The virtues of varietals
Good old Gallo hearty burgundy. Are you old enough to remember when that was the go-to wine for every dinner party? Lord knows what was in that jug, but it always tasted the same—red fruit, easy-drinking, probably sweeter than we’re used to these days. It was a blend of numerous grapes (including, reportedly, zinfandel and petite sirah), tweaked as needed to ensure consistency and its appeal to the great wine-buying public.
“Burgundy” served as our generic red wine. It was all about achieving and maintaining a popular style, not showcasing particular grape varietals. It bore no relation, of course, to the actual red Burgundy we wine snobs know today: dry, complex pinot noir from France.
Now, with a wealth of wines from around the world available to us, we’re all conditioned to seek out wines by varietal. We sip pinot grigio at the bar, and buy cabernet for dinner. Even the bargain critter wines, with the cute animals on their labels, are labeled shiraz, chardonnay, moscato, whatever. No more mystery blends for us!
The thing is, blends can be terrific. Those now-belittled jug wines do have something in common with many great wines of the world: consistency and popularity. What is famous Bordeaux but a red blend (typically of merlot, cabernet sauvignon and cabernet franc)? What is Côtes du Rhône but another mashup of varietals (grenache, syrah and mourvèdre)?
In France, in particular, winemakers have taken centuries to perfect the proportions of different grapes that go into traditional blends. And each year they must fine-tune the blend anew, depending on how weather and soil conditions affect the crops. This takes real skill—knowing what grapes will add needed flavor, body or bouquet—and a sophisticated palate, so the winemaker can taste and re-taste and know when the blend is right.
I tried it myself many years ago, with my late friend David Lett, founder of Oregon’s Eyrie Vineyards. His blending setup—probably fairly crude by modern standards—featured as many beakers and graduated cylinders as a chemistry lab. I found the work tedious, and never really got the hang of it. I just loved the finished product.
So what will you love? I lean toward modern American blends based on traditional French ones. The Hahn winery, on California’s Central Coast, does this well. Their Meritage (pronounce it like “heritage,” no French accent required) is a full-bodied California take on the classic Bordeaux blend, using cabernet, merlot and three other grape varieties ($17.99 at select PA Wine & Spirits stores, or online at finewineandgoodspirits.com). Likewise, Hahn’s GSM (special order in Pennsylvania) is their spicy, berry-scented version of Côtes du Rhône, made with grenache, syrah and mourvèdre.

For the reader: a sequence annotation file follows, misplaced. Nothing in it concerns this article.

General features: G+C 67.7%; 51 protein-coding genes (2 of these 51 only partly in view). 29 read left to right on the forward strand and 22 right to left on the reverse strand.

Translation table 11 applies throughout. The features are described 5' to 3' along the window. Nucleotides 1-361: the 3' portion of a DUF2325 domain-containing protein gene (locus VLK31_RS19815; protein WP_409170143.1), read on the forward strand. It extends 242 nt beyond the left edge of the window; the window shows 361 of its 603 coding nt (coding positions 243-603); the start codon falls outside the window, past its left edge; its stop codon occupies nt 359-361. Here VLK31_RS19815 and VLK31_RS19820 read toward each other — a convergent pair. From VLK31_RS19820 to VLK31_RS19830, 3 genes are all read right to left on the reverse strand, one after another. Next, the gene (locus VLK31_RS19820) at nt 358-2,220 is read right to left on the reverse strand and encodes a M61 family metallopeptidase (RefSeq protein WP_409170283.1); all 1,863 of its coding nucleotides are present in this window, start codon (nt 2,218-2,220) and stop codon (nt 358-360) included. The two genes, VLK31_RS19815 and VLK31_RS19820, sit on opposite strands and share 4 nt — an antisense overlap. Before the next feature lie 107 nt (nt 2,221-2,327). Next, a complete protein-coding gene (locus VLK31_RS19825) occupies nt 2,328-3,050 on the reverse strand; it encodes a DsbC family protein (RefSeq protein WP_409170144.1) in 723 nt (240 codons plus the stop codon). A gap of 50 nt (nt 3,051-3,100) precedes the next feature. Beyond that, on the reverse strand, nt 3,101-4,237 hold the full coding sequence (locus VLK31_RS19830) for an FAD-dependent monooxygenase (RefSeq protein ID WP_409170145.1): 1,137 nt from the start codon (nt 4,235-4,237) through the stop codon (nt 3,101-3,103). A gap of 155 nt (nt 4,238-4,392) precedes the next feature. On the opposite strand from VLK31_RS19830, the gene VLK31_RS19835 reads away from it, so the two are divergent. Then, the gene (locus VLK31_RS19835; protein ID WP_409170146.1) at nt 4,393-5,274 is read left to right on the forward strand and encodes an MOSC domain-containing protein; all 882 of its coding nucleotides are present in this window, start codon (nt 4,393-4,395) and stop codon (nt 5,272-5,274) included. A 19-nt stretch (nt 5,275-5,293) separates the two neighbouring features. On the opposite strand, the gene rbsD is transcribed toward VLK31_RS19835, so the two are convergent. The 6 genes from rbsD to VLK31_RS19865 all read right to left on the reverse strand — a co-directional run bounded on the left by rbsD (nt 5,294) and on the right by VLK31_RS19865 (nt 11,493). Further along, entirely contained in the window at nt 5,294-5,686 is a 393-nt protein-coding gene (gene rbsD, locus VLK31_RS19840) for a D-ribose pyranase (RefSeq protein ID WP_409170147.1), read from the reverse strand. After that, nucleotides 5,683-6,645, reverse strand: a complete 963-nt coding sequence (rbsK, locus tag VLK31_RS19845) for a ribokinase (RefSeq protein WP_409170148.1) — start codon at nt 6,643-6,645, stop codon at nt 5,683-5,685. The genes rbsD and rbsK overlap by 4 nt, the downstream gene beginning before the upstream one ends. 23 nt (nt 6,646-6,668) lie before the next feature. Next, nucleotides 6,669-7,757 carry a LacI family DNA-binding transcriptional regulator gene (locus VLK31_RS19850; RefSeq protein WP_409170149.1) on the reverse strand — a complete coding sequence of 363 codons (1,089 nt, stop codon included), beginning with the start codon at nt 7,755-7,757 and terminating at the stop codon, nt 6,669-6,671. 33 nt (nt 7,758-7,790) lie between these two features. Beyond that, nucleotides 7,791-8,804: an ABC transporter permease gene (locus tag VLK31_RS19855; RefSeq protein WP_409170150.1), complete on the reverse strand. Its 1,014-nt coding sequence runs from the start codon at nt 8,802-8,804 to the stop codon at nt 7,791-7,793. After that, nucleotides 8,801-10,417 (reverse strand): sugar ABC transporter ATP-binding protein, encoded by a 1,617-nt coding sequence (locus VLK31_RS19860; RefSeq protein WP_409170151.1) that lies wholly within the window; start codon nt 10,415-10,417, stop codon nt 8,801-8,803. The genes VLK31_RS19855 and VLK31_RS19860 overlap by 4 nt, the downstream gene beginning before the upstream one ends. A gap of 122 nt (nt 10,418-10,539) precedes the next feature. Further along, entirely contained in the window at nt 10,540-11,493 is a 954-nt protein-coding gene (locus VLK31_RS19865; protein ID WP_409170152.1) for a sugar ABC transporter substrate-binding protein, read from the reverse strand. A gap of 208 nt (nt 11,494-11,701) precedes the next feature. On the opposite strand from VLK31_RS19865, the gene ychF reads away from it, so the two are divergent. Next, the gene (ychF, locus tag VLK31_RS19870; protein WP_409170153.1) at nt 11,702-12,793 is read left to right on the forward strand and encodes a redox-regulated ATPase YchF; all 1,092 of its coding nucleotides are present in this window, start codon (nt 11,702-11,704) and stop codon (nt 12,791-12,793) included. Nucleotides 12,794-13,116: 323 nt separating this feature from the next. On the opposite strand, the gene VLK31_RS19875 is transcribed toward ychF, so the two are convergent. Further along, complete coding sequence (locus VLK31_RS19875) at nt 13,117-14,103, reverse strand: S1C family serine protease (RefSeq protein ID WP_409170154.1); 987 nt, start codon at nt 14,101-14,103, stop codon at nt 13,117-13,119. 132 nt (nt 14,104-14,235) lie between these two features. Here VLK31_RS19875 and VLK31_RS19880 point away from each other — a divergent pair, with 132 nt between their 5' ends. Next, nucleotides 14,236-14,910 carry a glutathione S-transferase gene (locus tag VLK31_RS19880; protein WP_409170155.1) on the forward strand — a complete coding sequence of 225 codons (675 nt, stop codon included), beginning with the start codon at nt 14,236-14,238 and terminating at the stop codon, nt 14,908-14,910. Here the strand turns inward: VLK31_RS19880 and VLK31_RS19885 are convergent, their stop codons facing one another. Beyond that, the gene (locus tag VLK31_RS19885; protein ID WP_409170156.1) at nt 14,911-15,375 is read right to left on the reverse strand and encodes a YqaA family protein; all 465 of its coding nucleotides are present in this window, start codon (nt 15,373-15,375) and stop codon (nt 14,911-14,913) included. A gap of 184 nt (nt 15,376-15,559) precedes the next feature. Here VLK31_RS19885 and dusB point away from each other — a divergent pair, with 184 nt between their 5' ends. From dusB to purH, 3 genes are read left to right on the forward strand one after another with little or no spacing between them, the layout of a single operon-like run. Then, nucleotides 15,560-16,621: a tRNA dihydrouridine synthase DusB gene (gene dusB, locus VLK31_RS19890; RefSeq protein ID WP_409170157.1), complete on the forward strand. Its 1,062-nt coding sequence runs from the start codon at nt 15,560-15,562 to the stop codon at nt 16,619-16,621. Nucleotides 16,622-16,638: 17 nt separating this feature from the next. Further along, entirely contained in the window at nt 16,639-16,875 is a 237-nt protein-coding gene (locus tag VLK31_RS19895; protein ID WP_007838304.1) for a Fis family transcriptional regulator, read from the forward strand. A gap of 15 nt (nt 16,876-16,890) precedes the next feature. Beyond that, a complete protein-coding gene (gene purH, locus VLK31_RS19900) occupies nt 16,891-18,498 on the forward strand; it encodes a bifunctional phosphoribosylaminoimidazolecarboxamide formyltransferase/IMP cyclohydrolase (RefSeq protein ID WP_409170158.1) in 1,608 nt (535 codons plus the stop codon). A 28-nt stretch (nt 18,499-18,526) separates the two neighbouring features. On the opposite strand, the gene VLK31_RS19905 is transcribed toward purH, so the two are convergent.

The Prisoner, a red blend from Napa Valley’s Orin Swift Cellars, doesn’t mimic any classic wine, but stands on its own. Though it gets attention in my restaurant for its unusual name, diners are quick to love what’s in the bottle: a rich, deep red blend of zinfandel, cabernet, syrah and more ($39.99 in select stores).
The Mount Veeder Winery labels one of my favorites, its reserve, as “Napa Valley Red Wine.” Sounds like inexpensive table wine, but it’s a skillful blend of oak-aged cabernet, merlot and malbec. Seek it out in restaurants, and you’ll find it’s well worth the price. (The table wine designation is common on blends because, in most of the U.S., a wine must contain at least 75 percent of one grape variety to bear the varietal label.)
Last, blends are a good way to sample grapes you might not think to try on their own. Tablas Creek Vineyards’ Côte de Tablas Blanc ($26.99 in select stores) is made in the style of a white Côtes du Rhône, rich with flavors of fruits and minerals. You’d be unlikely to seek out a glass of viognier, roussanne, marsanne or white grenache, but in careful combination, these grapes are unbeatable. That’s the beauty of a good blend, so much more than the sum of its parts. Enjoy.